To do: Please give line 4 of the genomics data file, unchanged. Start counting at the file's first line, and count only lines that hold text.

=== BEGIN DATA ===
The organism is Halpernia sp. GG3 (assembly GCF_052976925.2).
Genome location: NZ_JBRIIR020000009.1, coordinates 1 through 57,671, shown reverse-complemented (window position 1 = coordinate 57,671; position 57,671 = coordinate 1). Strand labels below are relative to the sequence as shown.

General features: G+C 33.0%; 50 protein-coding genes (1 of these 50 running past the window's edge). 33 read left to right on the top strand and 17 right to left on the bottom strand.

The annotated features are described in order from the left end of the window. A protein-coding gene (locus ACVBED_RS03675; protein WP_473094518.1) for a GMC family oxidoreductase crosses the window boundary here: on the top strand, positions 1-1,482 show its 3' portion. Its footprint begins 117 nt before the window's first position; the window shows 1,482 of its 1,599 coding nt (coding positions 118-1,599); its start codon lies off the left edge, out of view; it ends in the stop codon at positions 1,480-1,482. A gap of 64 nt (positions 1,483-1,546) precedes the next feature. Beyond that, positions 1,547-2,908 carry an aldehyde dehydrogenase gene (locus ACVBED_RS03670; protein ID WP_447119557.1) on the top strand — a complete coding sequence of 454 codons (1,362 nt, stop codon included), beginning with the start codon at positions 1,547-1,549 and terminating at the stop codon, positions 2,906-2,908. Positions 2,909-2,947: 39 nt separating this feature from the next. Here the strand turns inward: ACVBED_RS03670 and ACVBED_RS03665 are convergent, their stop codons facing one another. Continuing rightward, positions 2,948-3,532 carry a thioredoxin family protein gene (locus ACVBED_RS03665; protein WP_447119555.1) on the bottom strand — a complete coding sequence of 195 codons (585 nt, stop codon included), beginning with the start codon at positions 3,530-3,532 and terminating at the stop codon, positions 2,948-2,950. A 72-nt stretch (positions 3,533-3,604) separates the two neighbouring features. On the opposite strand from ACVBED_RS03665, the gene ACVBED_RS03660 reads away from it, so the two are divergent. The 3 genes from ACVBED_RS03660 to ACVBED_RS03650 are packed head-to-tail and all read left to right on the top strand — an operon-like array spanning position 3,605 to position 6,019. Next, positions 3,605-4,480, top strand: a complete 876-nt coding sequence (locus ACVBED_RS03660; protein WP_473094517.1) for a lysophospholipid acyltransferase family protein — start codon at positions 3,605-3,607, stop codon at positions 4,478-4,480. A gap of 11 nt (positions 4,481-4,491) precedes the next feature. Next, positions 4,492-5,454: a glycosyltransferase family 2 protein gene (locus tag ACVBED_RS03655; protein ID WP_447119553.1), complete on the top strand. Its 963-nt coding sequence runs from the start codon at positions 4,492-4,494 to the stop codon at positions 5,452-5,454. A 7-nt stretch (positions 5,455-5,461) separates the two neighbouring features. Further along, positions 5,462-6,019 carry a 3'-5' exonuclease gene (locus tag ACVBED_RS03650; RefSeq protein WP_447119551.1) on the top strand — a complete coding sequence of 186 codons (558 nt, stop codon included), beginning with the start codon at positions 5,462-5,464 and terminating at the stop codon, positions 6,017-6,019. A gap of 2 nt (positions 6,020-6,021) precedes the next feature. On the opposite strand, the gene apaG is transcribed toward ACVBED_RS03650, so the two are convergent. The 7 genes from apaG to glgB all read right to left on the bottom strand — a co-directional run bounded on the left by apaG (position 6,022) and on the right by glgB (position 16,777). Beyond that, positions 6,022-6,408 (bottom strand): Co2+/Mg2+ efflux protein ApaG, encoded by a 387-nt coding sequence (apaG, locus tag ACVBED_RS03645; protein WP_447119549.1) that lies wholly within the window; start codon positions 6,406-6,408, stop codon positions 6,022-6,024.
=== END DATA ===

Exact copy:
The annotated features are described in order from the left end of the window. A protein-coding gene (locus ACVBED_RS03675; protein WP_473094518.1) for a GMC family oxidoreductase crosses the window boundary here: on the top strand, positions 1-1,482 show its 3' portion. Its footprint begins 117 nt before the window's first position; the window shows 1,482 of its 1,599 coding nt (coding positions 118-1,599); its start codon lies off the left edge, out of view; it ends in the stop codon at positions 1,480-1,482. A gap of 64 nt (positions 1,483-1,546) precedes the next feature. Beyond that, positions 1,547-2,908 carry an aldehyde dehydrogenase gene (locus ACVBED_RS03670; protein ID WP_447119557.1) on the top strand — a complete coding sequence of 454 codons (1,362 nt, stop codon included), beginning with the start codon at positions 1,547-1,549 and terminating at the stop codon, positions 2,906-2,908. Positions 2,909-2,947: 39 nt separating this feature from the next. Here the strand turns inward: ACVBED_RS03670 and ACVBED_RS03665 are convergent, their stop codons facing one another. Continuing rightward, positions 2,948-3,532 carry a thioredoxin family protein gene (locus ACVBED_RS03665; protein WP_447119555.1) on the bottom strand — a complete coding sequence of 195 codons (585 nt, stop codon included), beginning with the start codon at positions 3,530-3,532 and terminating at the stop codon, positions 2,948-2,950. A 72-nt stretch (positions 3,533-3,604) separates the two neighbouring features. On the opposite strand from ACVBED_RS03665, the gene ACVBED_RS03660 reads away from it, so the two are divergent. The 3 genes from ACVBED_RS03660 to ACVBED_RS03650 are packed head-to-tail and all read left to right on the top strand — an operon-like array spanning position 3,605 to position 6,019. Next, positions 3,605-4,480, top strand: a complete 876-nt coding sequence (locus ACVBED_RS03660; protein WP_473094517.1) for a lysophospholipid acyltransferase family protein — start codon at positions 3,605-3,607, stop codon at positions 4,478-4,480. A gap of 11 nt (positions 4,481-4,491) precedes the next feature. Next, positions 4,492-5,454: a glycosyltransferase family 2 protein gene (locus tag ACVBED_RS03655; protein ID WP_447119553.1), complete on the top strand. Its 963-nt coding sequence runs from the start codon at positions 4,492-4,494 to the stop codon at positions 5,452-5,454. A 7-nt stretch (positions 5,455-5,461) separates the two neighbouring features. Further along, positions 5,462-6,019 carry a 3'-5' exonuclease gene (locus tag ACVBED_RS03650; RefSeq protein WP_447119551.1) on the top strand — a complete coding sequence of 186 codons (558 nt, stop codon included), beginning with the start codon at positions 5,462-5,464 and terminating at the stop codon, positions 6,017-6,019. A gap of 2 nt (positions 6,020-6,021) precedes the next feature. On the opposite strand, the gene apaG is transcribed toward ACVBED_RS03650, so the two are convergent. The 7 genes from apaG to glgB all read right to left on the bottom strand — a co-directional run bounded on the left by apaG (position 6,022) and on the right by glgB (position 16,777). Beyond that, positions 6,022-6,408 (bottom strand): Co2+/Mg2+ efflux protein ApaG, encoded by a 387-nt coding sequence (apaG, locus tag ACVBED_RS03645; protein WP_447119549.1) that lies wholly within the window; start codon positions 6,406-6,408, stop codon positions 6,022-6,024.